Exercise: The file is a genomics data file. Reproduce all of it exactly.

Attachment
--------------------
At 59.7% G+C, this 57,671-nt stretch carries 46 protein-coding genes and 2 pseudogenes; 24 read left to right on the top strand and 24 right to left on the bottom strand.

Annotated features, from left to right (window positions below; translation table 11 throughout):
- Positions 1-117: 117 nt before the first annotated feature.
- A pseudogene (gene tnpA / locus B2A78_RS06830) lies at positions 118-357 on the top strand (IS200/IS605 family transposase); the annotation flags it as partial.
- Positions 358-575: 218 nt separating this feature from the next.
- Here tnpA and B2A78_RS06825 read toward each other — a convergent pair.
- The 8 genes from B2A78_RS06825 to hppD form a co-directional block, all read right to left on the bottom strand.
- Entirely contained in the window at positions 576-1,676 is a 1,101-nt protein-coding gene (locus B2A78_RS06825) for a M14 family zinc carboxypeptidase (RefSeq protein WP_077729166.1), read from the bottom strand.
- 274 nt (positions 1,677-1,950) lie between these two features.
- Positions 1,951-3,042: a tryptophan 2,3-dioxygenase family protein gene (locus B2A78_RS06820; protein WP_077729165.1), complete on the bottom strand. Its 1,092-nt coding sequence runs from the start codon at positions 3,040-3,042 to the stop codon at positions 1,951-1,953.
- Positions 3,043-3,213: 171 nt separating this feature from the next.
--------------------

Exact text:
At 59.7% G+C, this 57,671-nt stretch carries 46 protein-coding genes and 2 pseudogenes; 24 read left to right on the top strand and 24 right to left on the bottom strand.

Annotated features, from left to right (window positions below; translation table 11 throughout):
- Positions 1-117: 117 nt before the first annotated feature.
- A pseudogene (gene tnpA / locus B2A78_RS06830) lies at positions 118-357 on the top strand (IS200/IS605 family transposase); the annotation flags it as partial.
- Positions 358-575: 218 nt separating this feature from the next.
- Here tnpA and B2A78_RS06825 read toward each other — a convergent pair.
- The 8 genes from B2A78_RS06825 to hppD form a co-directional block, all read right to left on the bottom strand.
- Entirely contained in the window at positions 576-1,676 is a 1,101-nt protein-coding gene (locus B2A78_RS06825) for a M14 family zinc carboxypeptidase (RefSeq protein WP_077729166.1), read from the bottom strand.
- 274 nt (positions 1,677-1,950) lie between these two features.
- Positions 1,951-3,042: a tryptophan 2,3-dioxygenase family protein gene (locus B2A78_RS06820; protein WP_077729165.1), complete on the bottom strand. Its 1,092-nt coding sequence runs from the start codon at positions 3,040-3,042 to the stop codon at positions 1,951-1,953.
- Positions 3,043-3,213: 171 nt separating this feature from the next.